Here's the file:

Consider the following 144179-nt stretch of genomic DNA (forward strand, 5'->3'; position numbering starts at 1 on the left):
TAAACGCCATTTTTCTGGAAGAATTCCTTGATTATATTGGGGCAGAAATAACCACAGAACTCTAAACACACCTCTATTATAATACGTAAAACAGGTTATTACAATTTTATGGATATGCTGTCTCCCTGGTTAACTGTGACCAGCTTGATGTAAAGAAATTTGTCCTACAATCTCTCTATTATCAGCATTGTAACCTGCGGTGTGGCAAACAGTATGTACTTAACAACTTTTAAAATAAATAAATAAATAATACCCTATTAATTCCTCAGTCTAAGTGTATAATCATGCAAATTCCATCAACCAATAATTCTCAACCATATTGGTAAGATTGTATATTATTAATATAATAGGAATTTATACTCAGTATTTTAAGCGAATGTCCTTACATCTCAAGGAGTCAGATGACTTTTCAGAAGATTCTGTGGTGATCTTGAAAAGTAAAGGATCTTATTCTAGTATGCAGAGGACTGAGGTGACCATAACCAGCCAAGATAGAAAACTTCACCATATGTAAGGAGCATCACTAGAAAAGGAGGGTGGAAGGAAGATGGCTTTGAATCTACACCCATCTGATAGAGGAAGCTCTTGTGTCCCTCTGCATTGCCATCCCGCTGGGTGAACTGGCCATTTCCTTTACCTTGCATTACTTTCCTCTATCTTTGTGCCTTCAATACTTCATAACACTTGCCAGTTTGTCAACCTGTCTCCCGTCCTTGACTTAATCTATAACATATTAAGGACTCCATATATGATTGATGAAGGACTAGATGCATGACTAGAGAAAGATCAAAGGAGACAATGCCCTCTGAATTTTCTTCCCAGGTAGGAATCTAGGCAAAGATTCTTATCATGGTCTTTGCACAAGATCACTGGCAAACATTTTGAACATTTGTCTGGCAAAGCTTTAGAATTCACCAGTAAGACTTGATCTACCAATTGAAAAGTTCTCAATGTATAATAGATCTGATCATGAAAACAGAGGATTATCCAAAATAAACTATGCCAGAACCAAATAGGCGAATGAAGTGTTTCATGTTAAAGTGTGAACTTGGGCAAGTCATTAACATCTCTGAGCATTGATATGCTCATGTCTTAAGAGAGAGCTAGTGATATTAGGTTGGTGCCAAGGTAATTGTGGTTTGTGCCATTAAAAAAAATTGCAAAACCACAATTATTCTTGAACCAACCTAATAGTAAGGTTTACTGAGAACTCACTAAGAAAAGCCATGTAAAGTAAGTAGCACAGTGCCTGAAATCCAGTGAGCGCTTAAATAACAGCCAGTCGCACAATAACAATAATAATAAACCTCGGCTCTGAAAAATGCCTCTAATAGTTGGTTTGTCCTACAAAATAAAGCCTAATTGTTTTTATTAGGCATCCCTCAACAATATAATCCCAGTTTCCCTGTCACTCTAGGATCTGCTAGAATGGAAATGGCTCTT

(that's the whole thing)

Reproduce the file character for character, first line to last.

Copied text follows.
Consider the following 144179-nt stretch of genomic DNA (forward strand, 5'->3'; position numbering starts at 1 on the left):
TAAACGCCATTTTTCTGGAAGAATTCCTTGATTATATTGGGGCAGAAATAACCACAGAACTCTAAACACACCTCTATTATAATACGTAAAACAGGTTATTACAATTTTATGGATATGCTGTCTCCCTGGTTAACTGTGACCAGCTTGATGTAAAGAAATTTGTCCTACAATCTCTCTATTATCAGCATTGTAACCTGCGGTGTGGCAAACAGTATGTACTTAACAACTTTTAAAATAAATAAATAAATAATACCCTATTAATTCCTCAGTCTAAGTGTATAATCATGCAAATTCCATCAACCAATAATTCTCAACCATATTGGTAAGATTGTATATTATTAATATAATAGGAATTTATACTCAGTATTTTAAGCGAATGTCCTTACATCTCAAGGAGTCAGATGACTTTTCAGAAGATTCTGTGGTGATCTTGAAAAGTAAAGGATCTTATTCTAGTATGCAGAGGACTGAGGTGACCATAACCAGCCAAGATAGAAAACTTCACCATATGTAAGGAGCATCACTAGAAAAGGAGGGTGGAAGGAAGATGGCTTTGAATCTACACCCATCTGATAGAGGAAGCTCTTGTGTCCCTCTGCATTGCCATCCCGCTGGGTGAACTGGCCATTTCCTTTACCTTGCATTACTTTCCTCTATCTTTGTGCCTTCAATACTTCATAACACTTGCCAGTTTGTCAACCTGTCTCCCGTCCTTGACTTAATCTATAACATATTAAGGACTCCATATATGATTGATGAAGGACTAGATGCATGACTAGAGAAAGATCAAAGGAGACAATGCCCTCTGAATTTTCTTCCCAGGTAGGAATCTAGGCAAAGATTCTTATCATGGTCTTTGCACAAGATCACTGGCAAACATTTTGAACATTTGTCTGGCAAAGCTTTAGAATTCACCAGTAAGACTTGATCTACCAATTGAAAAGTTCTCAATGTATAATAGATCTGATCATGAAAACAGAGGATTATCCAAAATAAACTATGCCAGAACCAAATAGGCGAATGAAGTGTTTCATGTTAAAGTGTGAACTTGGGCAAGTCATTAACATCTCTGAGCATTGATATGCTCATGTCTTAAGAGAGAGCTAGTGATATTAGGTTGGTGCCAAGGTAATTGTGGTTTGTGCCATTAAAAAAAATTGCAAAACCACAATTATTCTTGAACCAACCTAATAGTAAGGTTTACTGAGAACTCACTAAGAAAAGCCATGTAAAGTAAGTAGCACAGTGCCTGAAATCCAGTGAGCGCTTAAATAACAGCCAGTCGCACAATAACAATAATAATAAACCTCGGCTCTGAAAAATGCCTCTAATAGTTGGTTTGTCCTACAAAATAAAGCCTAATTGTTTTTATTAGGCATCCCTCAACAATATAATCCCAGTTTCCCTGTCACTCTAGGATCTGCTAGAATGGAAATGGCTCTT